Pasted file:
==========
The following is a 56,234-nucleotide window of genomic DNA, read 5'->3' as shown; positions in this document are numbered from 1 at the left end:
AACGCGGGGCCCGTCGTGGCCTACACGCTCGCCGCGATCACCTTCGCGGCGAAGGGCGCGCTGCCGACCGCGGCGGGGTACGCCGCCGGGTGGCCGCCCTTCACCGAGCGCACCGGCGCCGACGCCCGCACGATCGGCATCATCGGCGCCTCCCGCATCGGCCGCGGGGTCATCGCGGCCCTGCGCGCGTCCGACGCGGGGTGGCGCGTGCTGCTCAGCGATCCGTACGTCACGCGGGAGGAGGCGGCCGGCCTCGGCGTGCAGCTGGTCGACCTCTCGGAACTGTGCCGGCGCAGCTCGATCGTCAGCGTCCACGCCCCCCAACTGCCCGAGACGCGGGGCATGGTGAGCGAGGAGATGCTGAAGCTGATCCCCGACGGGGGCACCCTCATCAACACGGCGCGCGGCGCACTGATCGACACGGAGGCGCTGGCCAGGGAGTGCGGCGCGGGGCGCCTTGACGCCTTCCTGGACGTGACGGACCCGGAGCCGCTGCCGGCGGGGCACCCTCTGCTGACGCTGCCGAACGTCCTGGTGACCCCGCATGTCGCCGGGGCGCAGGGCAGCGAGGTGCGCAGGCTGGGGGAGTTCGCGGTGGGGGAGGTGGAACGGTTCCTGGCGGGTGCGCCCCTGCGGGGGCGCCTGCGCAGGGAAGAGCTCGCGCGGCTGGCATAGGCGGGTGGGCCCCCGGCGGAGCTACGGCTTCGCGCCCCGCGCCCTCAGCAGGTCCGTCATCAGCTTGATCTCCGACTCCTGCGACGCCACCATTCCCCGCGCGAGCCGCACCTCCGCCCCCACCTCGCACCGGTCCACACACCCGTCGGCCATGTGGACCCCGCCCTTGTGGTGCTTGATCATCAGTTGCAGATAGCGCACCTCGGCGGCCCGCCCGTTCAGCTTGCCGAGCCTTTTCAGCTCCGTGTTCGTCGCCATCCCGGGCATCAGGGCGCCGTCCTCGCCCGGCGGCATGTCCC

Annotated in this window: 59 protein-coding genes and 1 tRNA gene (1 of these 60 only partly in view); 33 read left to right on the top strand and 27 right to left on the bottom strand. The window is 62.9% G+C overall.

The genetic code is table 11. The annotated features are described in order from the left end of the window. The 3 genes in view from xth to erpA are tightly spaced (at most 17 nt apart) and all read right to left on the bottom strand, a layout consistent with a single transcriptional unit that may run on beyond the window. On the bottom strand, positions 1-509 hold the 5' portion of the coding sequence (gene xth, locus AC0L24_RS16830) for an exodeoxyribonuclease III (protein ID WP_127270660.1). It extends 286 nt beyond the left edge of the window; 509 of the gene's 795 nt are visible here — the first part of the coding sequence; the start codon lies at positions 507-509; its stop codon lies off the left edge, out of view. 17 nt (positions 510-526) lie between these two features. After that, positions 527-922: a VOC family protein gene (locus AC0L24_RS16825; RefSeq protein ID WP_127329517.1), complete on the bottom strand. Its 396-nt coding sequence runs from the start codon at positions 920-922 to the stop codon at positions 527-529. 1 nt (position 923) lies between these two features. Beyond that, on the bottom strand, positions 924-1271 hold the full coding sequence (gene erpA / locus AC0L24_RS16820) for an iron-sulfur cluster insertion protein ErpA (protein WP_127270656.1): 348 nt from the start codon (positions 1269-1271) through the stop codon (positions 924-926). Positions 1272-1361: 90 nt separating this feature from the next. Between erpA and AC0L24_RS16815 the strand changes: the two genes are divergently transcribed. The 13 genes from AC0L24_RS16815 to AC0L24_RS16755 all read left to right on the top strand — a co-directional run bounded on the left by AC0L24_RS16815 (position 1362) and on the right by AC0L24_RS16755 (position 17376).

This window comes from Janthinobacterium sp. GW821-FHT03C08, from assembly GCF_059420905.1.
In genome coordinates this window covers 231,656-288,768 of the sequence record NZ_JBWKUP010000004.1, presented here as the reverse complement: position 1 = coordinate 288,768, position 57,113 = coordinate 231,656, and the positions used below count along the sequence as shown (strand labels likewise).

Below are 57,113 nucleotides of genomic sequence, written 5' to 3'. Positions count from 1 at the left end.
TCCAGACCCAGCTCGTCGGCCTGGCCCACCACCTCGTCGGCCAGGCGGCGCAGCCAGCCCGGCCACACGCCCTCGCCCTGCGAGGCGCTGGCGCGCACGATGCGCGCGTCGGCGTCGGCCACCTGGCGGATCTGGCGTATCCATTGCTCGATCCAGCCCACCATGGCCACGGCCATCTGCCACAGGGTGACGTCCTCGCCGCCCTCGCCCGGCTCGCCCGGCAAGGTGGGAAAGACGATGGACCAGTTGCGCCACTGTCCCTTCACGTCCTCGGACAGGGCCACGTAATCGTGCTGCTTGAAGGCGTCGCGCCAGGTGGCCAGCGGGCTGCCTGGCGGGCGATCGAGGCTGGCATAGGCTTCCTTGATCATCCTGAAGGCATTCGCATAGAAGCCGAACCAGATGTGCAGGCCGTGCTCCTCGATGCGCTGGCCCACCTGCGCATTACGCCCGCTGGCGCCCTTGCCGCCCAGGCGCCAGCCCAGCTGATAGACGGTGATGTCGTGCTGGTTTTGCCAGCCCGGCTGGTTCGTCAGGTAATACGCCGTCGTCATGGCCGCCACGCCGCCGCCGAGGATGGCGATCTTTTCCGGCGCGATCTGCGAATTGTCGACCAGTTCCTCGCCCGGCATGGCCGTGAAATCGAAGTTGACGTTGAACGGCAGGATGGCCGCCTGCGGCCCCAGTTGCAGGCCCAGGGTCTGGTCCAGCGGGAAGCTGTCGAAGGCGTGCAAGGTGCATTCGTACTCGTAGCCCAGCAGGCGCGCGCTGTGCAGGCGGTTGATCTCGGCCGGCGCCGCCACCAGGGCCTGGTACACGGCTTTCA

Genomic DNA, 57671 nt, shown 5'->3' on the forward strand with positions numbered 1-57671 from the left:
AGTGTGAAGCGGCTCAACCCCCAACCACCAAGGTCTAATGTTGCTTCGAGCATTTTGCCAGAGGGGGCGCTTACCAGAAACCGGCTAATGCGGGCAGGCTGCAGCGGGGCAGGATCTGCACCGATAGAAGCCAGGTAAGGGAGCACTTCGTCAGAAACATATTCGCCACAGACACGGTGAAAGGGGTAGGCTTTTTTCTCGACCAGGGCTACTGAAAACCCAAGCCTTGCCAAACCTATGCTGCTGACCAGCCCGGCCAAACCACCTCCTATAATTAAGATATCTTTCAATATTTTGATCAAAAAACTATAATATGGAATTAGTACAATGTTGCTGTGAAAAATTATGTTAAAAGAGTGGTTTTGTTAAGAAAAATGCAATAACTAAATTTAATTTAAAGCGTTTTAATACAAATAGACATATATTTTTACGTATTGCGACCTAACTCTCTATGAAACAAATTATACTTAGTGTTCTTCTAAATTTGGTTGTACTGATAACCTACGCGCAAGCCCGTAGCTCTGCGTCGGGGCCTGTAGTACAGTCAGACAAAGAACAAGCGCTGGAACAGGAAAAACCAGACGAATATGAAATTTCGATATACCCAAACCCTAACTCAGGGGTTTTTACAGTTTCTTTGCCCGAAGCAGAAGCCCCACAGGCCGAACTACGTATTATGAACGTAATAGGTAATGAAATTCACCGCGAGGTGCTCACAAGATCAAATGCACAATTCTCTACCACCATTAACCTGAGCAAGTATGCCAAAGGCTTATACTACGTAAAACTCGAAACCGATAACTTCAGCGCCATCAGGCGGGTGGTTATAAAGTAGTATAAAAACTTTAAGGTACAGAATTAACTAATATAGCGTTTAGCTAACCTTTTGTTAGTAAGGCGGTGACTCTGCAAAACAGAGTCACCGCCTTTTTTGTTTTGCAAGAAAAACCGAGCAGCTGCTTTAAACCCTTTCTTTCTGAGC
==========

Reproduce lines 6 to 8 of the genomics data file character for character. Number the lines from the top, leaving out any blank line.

In genome coordinates this window covers 231,656-288,768 of the sequence record NZ_JBWKUP010000004.1, presented here as the reverse complement: position 1 = coordinate 288,768, position 57,113 = coordinate 231,656, and the positions used below count along the sequence as shown (strand labels likewise).

Below are 57,113 nucleotides of genomic sequence, written 5' to 3'. Positions count from 1 at the left end.
TCCAGACCCAGCTCGTCGGCCTGGCCCACCACCTCGTCGGCCAGGCGGCGCAGCCAGCCCGGCCACACGCCCTCGCCCTGCGAGGCGCTGGCGCGCACGATGCGCGCGTCGGCGTCGGCCACCTGGCGGATCTGGCGTATCCATTGCTCGATCCAGCCCACCATGGCCACGGCCATCTGCCACAGGGTGACGTCCTCGCCGCCCTCGCCCGGCTCGCCCGGCAAGGTGGGAAAGACGATGGACCAGTTGCGCCACTGTCCCTTCACGTCCTCGGACAGGGCCACGTAATCGTGCTGCTTGAAGGCGTCGCGCCAGGTGGCCAGCGGGCTGCCTGGCGGGCGATCGAGGCTGGCATAGGCTTCCTTGATCATCCTGAAGGCATTCGCATAGAAGCCGAACCAGATGTGCAGGCCGTGCTCCTCGATGCGCTGGCCCACCTGCGCATTACGCCCGCTGGCGCCCTTGCCGCCCAGGCGCCAGCCCAGCTGATAGACGGTGATGTCGTGCTGGTTTTGCCAGCCCGGCTGGTTCGTCAGGTAATACGCCGTCGTCATGGCCGCCACGCCGCCGCCGAGGATGGCGATCTTTTCCGGCGCGATCTGCGAATTGTCGACCAGTTCCTCGCCCGGCATGGCCGTGAAATCGAAGTTGACGTTGAACGGCAGGATGGCCGCCTGCGGCCCCAGTTGCAGGCCCAGGGTCTGGTCCAGCGGGAAGCTGTCGAAGGCGTGCAAGGTGCATTCGTACTCGTAGCCCAGCAGGCGCGCGCTGTGCAGGCGGTTGATCTCGGCCGGCGCCGCCACCAGGGCCTGGTACACGGCTTTCA